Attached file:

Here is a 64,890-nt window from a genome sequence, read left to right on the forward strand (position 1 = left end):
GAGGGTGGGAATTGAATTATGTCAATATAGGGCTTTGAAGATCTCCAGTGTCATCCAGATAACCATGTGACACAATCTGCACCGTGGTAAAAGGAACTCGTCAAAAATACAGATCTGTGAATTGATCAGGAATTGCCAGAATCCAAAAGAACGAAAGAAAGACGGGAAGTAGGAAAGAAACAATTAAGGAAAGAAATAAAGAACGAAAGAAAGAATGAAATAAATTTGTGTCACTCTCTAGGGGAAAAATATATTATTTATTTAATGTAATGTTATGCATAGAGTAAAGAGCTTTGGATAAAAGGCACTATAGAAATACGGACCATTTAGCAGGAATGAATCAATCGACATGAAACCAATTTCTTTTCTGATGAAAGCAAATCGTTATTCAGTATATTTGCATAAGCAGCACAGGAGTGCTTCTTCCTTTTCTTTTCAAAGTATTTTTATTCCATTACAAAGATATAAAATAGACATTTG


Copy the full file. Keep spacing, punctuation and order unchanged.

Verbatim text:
Here is a 64,890-nt window from a genome sequence, read left to right on the forward strand (position 1 = left end):
GAGGGTGGGAATTGAATTATGTCAATATAGGGCTTTGAAGATCTCCAGTGTCATCCAGATAACCATGTGACACAATCTGCACCGTGGTAAAAGGAACTCGTCAAAAATACAGATCTGTGAATTGATCAGGAATTGCCAGAATCCAAAAGAACGAAAGAAAGACGGGAAGTAGGAAAGAAACAATTAAGGAAAGAAATAAAGAACGAAAGAAAGAATGAAATAAATTTGTGTCACTCTCTAGGGGAAAAATATATTATTTATTTAATGTAATGTTATGCATAGAGTAAAGAGCTTTGGATAAAAGGCACTATAGAAATACGGACCATTTAGCAGGAATGAATCAATCGACATGAAACCAATTTCTTTTCTGATGAAAGCAAATCGTTATTCAGTATATTTGCATAAGCAGCACAGGAGTGCTTCTTCCTTTTCTTTTCAAAGTATTTTTATTCCATTACAAAGATATAAAATAGACATTTG